Order Leadership: In Turbulent Times on Amazon, Audible or wherever books are sold. Keep up with Dorris Kearns Goodwin at www.doriskearnsgoodwin.com or on twitter at @DorisKGoodwin. Today's episode was sponsored by Espresso Monster, Heineken, Bombas, and BambooHR. Visit Kickass News at www.kickassnews.com, subscribe to Kickass News on Apple Podcasts, and follow us on twitter at @KickassNewsPod.
Documentary filmmaker Ken Burns discusses his new film The Mayo Clinic: Faith Hope Science and tells incredible story of a country physician and a Franciscan nun who built the medical institution known as “The Miracle in Minnesota.” He talks about the natural disaster that led to the formation of the Mayo Clinic, their astounding success rate at a time when going to a hospital was considered a death sentence, and how Dr. W.W. Mayo and his staff innovated everything from sterilization and surgery right down to patient medical records. Then he reveals how the Mayo Clinic continues to take the profit motive out of medicine and put the focus back on the patient today, how an institution with more than 62,000 employees still manages to provide personalized care rather than treat people like a number, and why the doctors of the Mayo Clinic believe that faith and hope are every bit as essential to healing as science. Plus Ken Burns shares just a few of the touching testimonials from people whose lives were changed by the Mayo Clinic including one of the final interviews with the late Senator John McCain.
The Mayo Clinic: Faith Hope Science airs on PBS on Tuesday 9/25 at 9PM ET and airs again on Wednesday 9/26. For more information, visit www.pbs.org. Today’s episode was sponsored by Heineken, Emma Email Marketing, Bombas, and the Around the NFL podcast.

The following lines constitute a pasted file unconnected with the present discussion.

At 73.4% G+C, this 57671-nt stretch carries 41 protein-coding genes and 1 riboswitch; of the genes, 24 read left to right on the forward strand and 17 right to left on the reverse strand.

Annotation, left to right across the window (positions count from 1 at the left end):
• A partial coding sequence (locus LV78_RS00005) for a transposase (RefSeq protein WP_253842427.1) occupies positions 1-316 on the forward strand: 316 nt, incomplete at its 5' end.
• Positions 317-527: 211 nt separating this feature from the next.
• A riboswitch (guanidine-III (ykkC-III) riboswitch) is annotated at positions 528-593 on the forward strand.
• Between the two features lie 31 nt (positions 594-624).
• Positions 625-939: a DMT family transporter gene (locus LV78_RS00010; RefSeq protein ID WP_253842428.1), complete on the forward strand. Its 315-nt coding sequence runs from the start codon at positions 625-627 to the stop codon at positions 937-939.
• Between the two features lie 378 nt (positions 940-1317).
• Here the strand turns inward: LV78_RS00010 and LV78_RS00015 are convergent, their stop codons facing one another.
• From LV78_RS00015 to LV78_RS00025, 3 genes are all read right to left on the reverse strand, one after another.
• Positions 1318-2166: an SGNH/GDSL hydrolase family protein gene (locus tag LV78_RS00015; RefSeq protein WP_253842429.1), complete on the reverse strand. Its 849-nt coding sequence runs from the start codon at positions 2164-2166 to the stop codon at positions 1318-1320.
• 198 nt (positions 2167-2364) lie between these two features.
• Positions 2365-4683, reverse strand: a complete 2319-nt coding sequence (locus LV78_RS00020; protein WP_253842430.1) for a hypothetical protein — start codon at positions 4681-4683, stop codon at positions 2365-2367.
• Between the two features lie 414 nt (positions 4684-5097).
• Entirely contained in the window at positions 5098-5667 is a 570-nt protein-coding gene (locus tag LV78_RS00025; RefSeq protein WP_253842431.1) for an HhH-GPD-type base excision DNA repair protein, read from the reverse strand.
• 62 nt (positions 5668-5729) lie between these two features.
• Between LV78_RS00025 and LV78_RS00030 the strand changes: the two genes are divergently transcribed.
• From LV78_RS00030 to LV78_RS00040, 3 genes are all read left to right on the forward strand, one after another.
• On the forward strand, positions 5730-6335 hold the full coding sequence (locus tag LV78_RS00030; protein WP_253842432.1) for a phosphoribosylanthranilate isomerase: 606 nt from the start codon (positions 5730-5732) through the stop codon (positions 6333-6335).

Mike Duncan, host of The History of Rome podcast and Revolutions, constantly gets asked "Is America doomed to the same fate as the Roman Empire?" Today he points to some startling parallels to US current events including populist demagoguery, economic inequality, the erosion of societal norms, and debate over who deserves to be a citizen. He also offers ideas on how the American Republic can avoid the same fate as the Roman Republic before it's too late.
Order Mike Duncan's book The Storm Before the Storm: The Beginning of the End of the Roman Republic on Amazon or download the audio book at Audible.com. Subscribe to Revolutions and The History of Rome wherever you listen to podcasts or visit www.revolutionspodcast.com and www.thehistoryofrome.typepad.com. Follow Mike on Twitter at @MikeDuncan. Today's episode is sponsored by Tripping.com. Please subscribe to Kickass News on Apple Podcasts and take our listener survey at www.podcastlistener.com/KICK.
Pulitzer-winning author/historian Ron Chernow (Alexander Hamilton, Washington: A Life) wants Americans to rethink the 18th President with his new biography GRANT. He discusses Ulysses S. Grant’s drinking and early failures, his meteoric rise through the ranks during the Civil War, and how Grant struggled with his own personal civil war at home. He makes the case for General Grant as a brilliant military strategist, and argues that he deserves more credit for holding the Union together during Reconstruction. We discuss how Ulysses S. Grant later went broke when he trusted his fortune to the Bernie Madoff of his day and how Mark Twain helped the former President dig himself out of debt before suffering a painful death by throat cancer.